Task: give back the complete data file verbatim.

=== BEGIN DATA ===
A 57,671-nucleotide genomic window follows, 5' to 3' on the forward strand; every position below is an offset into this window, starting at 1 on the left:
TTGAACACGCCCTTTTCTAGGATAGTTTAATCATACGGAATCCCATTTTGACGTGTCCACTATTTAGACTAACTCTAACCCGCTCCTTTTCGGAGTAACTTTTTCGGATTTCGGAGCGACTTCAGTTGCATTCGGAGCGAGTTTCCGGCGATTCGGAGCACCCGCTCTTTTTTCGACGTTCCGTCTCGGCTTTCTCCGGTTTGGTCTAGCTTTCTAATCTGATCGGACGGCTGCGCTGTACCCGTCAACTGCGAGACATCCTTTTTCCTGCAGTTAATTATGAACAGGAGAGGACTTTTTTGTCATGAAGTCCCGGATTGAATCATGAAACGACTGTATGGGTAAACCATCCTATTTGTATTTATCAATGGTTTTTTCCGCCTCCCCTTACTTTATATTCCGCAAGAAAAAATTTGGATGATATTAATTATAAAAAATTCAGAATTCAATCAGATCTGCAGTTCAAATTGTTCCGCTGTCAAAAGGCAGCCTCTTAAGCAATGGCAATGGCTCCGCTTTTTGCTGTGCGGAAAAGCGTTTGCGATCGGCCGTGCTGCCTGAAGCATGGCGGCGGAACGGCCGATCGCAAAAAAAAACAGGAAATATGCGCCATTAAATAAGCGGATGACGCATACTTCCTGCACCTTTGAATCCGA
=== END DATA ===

A 57,671-nucleotide genomic window follows, 5' to 3' on the forward strand; every position below is an offset into this window, starting at 1 on the left:
TTGAACACGCCCTTTTCTAGGATAGTTTAATCATACGGAATCCCATTTTGACGTGTCCACTATTTAGACTAACTCTAACCCGCTCCTTTTCGGAGTAACTTTTTCGGATTTCGGAGCGACTTCAGTTGCATTCGGAGCGAGTTTCCGGCGATTCGGAGCACCCGCTCTTTTTTCGACGTTCCGTCTCGGCTTTCTCCGGTTTGGTCTAGCTTTCTAATCTGATCGGACGGCTGCGCTGTACCCGTCAACTGCGAGACATCCTTTTTCCTGCAGTTAATTATGAACAGGAGAGGACTTTTTTGTCATGAAGTCCCGGATTGAATCATGAAACGACTGTATGGGTAAACCATCCTATTTGTATTTATCAATGGTTTTTTCCGCCTCCCCTTACTTTATATTCCGCAAGAAAAAATTTGGATGATATTAATTATAAAAAATTCAGAATTCAATCAGATCTGCAGTTCAAATTGTTCCGCTGTCAAAAGGCAGCCTCTTAAGCAATGGCAATGGCTCCGCTTTTTGCTGTGCGGAAAAGCGTTTGCGATCGGCCGTGCTGCCTGAAGCATGGCGGCGGAACGGCCGATCGCAAAAAAAAACAGGAAATATGCGCCATTAAATAAGCGGATGACGCATACTTCCTGCACCTTTGAATCCGA